Whilst Canizales certainly looks incredibly dangerous, and has a record which backs that up, there is huge question marks about his competition. His biggest bout is the Taguchi bout, obviously, and then a win over Robert Barrera comes a somewhat distant second. Other than that, there is almost nothing of note on his record. If anything his record suggests he's merely cleaned out the local scene in Venezuela, taking on limited foe after limited foe. His record might look impressive but it's paper thin and a win over Konishi would be a career best.
Given that both men are aggressive, action fighters who throw a lot of leather we're expecting something very special. Both men like to come forward, and we're expecting to see that happen here in a FOTY contender. On paper Canizales has the edge in power whilst Konishi has the home advantage. On paper Canizales is the fighter more proven at 108lbs, but Konishi the fighter with more experience against good competition. It's a hard one to call, but we're leaning toward Konishi taking the decision in a truly action packed war, which will see a lot of punches thrown and a lot of fantastic, jaw dropping exchanges.
This will be close, great fun and something for the fans at the Portopia Hotel to really savour, and we think those fans will help Konishi take the win and the title.
Last year we saw Kazakh born Sergey Lipinets (13-0, 10) claim the IBF Light Welterweight title, as he out pointed Japan's Akihiro Kondo in a tougher than expected bout. The competitiveness of the contest took a lot of shine from Lipinets' rise to a title, which had otherwise been brilliant with wins over the likes of Cosme Rivera, Kendal Mena, Haskell Rhodes, Levan Ghamichava, Walter Castillo and Leonardo Zappavigna, stopping all but Rhodes. This coming Saturday Lipinets will be looking to get back to his destructive best, and record his first defense, but will be facing the biggest test of his career so far, multi-weight former world champion Mikey Garcia (37-0, 30).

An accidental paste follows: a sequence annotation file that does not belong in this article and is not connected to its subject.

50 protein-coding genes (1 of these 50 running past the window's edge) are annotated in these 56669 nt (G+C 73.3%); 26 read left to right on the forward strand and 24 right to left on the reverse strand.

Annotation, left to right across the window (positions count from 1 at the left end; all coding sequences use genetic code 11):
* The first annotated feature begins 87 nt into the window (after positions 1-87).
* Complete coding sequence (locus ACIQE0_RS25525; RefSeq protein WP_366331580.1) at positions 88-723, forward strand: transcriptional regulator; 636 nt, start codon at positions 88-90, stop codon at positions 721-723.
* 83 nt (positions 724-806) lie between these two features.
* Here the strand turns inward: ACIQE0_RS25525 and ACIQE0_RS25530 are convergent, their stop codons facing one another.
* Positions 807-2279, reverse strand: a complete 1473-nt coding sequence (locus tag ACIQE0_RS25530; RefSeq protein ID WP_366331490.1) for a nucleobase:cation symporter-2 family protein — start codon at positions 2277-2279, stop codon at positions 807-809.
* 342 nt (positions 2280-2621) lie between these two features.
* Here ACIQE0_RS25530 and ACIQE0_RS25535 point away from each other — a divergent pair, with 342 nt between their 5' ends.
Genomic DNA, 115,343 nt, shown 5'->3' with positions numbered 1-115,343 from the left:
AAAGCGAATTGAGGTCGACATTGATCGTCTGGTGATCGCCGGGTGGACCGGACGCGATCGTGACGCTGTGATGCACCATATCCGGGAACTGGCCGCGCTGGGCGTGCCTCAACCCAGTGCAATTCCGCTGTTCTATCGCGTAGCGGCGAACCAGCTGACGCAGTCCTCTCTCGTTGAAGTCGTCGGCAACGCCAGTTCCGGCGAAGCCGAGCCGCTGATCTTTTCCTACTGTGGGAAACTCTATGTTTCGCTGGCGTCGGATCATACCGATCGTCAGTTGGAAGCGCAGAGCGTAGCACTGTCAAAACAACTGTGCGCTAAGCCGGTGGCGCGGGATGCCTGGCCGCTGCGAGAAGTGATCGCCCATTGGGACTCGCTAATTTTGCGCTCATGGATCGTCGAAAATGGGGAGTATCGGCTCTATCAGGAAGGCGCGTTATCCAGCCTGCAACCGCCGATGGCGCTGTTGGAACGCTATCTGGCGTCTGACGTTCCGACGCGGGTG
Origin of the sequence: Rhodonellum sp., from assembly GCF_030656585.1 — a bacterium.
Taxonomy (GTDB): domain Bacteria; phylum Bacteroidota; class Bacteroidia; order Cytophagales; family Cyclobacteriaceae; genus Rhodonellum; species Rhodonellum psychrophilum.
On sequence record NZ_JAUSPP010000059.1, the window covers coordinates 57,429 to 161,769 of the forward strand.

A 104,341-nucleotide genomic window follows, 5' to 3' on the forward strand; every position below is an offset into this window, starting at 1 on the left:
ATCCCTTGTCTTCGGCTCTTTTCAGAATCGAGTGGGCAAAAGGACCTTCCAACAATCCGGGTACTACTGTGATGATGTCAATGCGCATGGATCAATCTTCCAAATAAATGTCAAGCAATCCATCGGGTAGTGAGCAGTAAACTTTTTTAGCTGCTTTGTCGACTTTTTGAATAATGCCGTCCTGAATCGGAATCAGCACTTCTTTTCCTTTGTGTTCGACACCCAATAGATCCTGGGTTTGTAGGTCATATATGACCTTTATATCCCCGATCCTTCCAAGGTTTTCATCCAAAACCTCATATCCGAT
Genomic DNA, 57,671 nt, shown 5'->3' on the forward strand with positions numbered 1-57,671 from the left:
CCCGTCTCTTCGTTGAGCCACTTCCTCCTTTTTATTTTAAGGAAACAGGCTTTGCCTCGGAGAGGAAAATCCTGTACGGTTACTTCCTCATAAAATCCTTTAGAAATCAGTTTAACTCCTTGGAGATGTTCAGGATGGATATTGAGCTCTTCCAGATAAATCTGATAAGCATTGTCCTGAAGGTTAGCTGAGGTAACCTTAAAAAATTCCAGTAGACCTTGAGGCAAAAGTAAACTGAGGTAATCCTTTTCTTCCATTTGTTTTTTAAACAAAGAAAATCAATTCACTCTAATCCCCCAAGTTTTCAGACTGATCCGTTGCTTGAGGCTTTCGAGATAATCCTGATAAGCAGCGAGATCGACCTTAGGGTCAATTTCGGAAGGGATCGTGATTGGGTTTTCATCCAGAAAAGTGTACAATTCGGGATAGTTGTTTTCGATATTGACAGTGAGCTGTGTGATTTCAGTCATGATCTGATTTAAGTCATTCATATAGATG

The Kazakh born Russian, who is now based in the US, looked great on his rise through the ranks. We've already listed most of his opponents, and for a fighter with just 13 fights that is stiff competition. He looked tough, aggressive, very hard hitting, exciting and explosive. Those traits however failed him somewhat against Kondo, who took his biggest shots and marched forward, as if to ask for more, before timing Lipinets and dragging him into deep water in later rounds.
Despite the bout with Kondo being a disappointment in many ways for Lipinets it did manage to have some positives. It showed he could win a big one, he could grit out a tough fight, go 12 rounds and despite not being as good as we thought he was, he's still a world champion. And we've all seen fighters get better after winning world titles, with some fighters really finding themselves after winning a world title and refusing to let it go.
In the ring Lipinets is a bit basic. He's got some touches of flash, but overall it's his power and toughness which has shone. He appears to take a very good shot, and have series power of his own. He's not the quickest, but he does have that surprising speed and timing that really does seem to be common with a lot of those fighters who have come through the Eastern European ranks, but he stills has some traits from being a kickboxer and can regularly be found low hands, and a stance that looks little off, and could be taken advantage of by a talented fight.